Can soap be made dirty?
September 28, 2008 5:12 AM   Subscribe

Can an anti-bacterial bar of soap become "dirty?". . .

like, what if you dropped a bar of dial or the sort into say, a cat litterbox? After washing the physical residue off of said bar of soap, is it clean to use from hence forth out?
posted by ws to Health & Fitness (7 answers total) 2 users marked this as a favorite

Just because it says *anti-bacterial* it doesn't mean it can't become contaminated. If there are any anti-bacterial agents at all in the ingredients they would act as immediate germ eradicators working on the surface of dirt, but as a whole, wouldn't be immune to exposure to pathogens if it were to be mixed in to the compound itself.
posted by watercarrier at 5:19 AM on September 28, 2008

The effectiveness of antibacterial soap over regular soap is still very much up in the air. The major ingredient in soaps of any kind is SDS which is really good at removing oils and dirt from your skin. It's also really good at ripping open the membranes of cells be they human cells or bacterial cells, this agent is often used in research to rupture cells so scientists can isolate proteins, nucleic acids or any number of other things.

So essentially if you contaminate soap you're contaminating something designed to destroy the bacteria on it. Yeah, some bacteria will survive because invisible layers of grit and grime will protect them from actually touching the soap but give it a good washing, maybe until you see that the bar has physically reduced in size, and put it back in use. I probably wouldn't leave it for guests to use, but I wouldn't have a problem using it myself.
posted by Science! at 6:45 AM on September 28, 2008

Unless this is hypothetical... as cheap as a bar of soap is, why risk it?
posted by toomuchpete at 6:56 AM on September 28, 2008

Here ya go: a neat little study about bar soap contamination says bars of soap don't serve as fomites ... however, there's a risk that the "juice" around a soap bar in a dish with no drainage can harbor Pseudomonas.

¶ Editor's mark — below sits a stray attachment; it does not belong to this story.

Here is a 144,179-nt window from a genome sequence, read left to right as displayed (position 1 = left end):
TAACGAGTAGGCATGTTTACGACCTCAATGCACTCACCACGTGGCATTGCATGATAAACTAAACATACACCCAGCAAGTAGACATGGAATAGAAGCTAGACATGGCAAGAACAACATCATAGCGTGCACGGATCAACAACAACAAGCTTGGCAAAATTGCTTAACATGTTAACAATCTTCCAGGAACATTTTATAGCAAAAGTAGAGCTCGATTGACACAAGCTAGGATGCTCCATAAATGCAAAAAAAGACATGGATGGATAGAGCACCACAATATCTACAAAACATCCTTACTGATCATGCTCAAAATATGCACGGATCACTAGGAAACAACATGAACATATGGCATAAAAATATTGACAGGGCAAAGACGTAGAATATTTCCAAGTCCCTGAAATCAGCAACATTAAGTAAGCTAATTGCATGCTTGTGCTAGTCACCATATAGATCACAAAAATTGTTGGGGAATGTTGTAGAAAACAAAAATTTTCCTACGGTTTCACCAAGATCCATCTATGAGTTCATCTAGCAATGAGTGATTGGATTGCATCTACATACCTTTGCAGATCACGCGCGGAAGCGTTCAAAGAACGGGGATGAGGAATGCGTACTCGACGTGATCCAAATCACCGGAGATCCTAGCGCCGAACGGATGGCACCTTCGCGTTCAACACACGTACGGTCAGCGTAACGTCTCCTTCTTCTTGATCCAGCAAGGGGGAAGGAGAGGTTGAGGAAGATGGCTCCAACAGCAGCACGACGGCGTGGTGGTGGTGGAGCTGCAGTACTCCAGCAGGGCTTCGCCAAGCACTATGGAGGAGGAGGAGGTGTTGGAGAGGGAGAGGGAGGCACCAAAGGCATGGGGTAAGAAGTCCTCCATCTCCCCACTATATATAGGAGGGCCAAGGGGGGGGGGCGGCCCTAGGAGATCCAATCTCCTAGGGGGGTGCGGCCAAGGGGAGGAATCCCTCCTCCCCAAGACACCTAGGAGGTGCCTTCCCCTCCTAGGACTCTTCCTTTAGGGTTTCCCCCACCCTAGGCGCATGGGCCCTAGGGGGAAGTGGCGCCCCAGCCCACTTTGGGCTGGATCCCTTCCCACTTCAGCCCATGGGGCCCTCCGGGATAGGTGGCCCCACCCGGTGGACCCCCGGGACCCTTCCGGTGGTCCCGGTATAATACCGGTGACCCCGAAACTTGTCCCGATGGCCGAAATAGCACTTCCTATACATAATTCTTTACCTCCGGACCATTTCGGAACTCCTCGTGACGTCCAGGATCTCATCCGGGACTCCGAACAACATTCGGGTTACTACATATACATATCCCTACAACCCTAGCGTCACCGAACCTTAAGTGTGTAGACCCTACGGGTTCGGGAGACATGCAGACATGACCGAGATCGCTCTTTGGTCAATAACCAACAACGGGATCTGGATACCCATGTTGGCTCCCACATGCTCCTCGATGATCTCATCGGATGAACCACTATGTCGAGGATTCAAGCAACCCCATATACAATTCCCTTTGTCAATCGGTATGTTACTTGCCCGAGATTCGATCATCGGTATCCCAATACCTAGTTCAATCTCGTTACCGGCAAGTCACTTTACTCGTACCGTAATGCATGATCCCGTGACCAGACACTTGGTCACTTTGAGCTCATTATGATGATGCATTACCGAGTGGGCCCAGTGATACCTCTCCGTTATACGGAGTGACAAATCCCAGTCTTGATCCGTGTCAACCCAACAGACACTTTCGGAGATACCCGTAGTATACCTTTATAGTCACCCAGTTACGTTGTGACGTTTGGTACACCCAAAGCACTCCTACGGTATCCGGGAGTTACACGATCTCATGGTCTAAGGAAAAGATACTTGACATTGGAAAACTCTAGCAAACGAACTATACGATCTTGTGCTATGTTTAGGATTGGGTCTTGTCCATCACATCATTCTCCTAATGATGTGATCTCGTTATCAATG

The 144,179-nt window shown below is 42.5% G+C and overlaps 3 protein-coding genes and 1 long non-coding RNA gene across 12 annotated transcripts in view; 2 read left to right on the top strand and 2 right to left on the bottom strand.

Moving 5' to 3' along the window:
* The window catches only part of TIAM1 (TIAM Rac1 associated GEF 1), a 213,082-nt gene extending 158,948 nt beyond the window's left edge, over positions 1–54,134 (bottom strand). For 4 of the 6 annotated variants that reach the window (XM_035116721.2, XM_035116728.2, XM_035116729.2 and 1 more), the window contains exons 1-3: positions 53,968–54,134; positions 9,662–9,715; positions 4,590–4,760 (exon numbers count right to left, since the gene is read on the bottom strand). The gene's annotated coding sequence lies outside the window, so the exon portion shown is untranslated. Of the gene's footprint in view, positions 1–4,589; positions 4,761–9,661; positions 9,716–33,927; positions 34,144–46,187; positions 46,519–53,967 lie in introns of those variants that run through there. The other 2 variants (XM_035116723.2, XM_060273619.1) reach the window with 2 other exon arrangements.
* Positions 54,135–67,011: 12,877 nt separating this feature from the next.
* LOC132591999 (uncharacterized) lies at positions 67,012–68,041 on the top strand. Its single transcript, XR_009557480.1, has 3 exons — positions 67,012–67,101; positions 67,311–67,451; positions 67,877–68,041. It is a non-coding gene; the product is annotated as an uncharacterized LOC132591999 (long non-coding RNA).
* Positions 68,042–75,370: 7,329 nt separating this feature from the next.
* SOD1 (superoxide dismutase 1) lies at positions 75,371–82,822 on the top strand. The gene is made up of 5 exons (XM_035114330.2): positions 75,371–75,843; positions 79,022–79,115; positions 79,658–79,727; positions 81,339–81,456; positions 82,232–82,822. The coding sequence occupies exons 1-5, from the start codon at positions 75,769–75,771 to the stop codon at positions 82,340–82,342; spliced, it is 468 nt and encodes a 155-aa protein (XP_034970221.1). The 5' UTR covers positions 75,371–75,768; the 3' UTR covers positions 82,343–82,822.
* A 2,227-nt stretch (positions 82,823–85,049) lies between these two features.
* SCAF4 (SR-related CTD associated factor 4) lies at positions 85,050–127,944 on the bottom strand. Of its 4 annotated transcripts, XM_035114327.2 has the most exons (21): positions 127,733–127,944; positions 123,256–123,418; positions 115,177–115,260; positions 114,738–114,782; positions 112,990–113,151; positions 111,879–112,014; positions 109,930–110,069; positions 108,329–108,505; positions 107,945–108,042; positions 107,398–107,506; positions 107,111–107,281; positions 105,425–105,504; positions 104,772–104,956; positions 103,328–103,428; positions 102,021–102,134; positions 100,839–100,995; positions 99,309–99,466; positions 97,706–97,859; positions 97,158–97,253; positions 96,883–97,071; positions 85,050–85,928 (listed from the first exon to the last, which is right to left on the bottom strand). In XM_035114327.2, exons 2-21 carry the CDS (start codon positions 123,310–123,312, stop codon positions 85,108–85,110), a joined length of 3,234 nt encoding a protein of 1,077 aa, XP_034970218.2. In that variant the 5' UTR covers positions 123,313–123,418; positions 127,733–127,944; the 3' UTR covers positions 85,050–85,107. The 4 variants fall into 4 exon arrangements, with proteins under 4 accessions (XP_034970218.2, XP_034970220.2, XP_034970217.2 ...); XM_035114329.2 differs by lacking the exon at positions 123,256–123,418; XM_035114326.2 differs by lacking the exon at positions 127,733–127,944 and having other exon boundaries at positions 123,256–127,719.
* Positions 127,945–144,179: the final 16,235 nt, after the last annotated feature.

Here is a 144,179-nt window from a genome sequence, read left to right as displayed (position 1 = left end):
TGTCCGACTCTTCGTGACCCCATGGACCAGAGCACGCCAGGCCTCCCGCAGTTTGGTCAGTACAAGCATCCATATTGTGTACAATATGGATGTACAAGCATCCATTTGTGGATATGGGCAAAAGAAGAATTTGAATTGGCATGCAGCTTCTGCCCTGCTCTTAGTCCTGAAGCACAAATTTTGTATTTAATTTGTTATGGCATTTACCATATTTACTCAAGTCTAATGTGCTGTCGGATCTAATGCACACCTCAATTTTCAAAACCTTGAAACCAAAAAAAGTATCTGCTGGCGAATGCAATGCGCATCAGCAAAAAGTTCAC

Liquid soap, even with antibacterials added, can get contaminated by Pseudomonas spp., it's a huge problem in hospitals, contact lens solutions, and ear piercing gun disinfectants.

Pseudomonas infections are especially gross because often they turn neon colors due to the bacterial pigment. Also, the smell is kind of fruity -- so you look like you've been contaminated with gatorade and you smell like starburst.
posted by arabelladragon at 7:18 AM on September 28, 2008

Body wash and shampoos are made with SDS-relatives; bar soap (made by saponifying animal or vegetable fats, i.e triglycerides, by mixing them with lye) has a carboxyl group where SDSes have a phospahte group, and usually retains some or all of the glycerin produced in the reaction. Just saying, it's not the same stuff that's in your lysis buffer.
So, the major way that non-antibacterial soaps get bacteria off your skin is simply by facilitating mechanical removal, rather than messing them up (this is without going into the differences between human/animal cells and bacterial cells, which have some pretty fancy tricks that our cells don't for living in inhospitable environments).
posted by pullayup at 7:42 AM on September 28, 2008

It seems like the solubility of soap would tend to remove any surface contamination very quickly.
posted by smackfu at 10:23 AM on September 28, 2008

Straight dope has some dope on this topic. The antibacterial properties of soap are hogwash (pun intended). Assuming you rinse the soap off, you're killing the bacteria in the drain, not your hands.
posted by chairface at 11:53 AM on September 28, 2008

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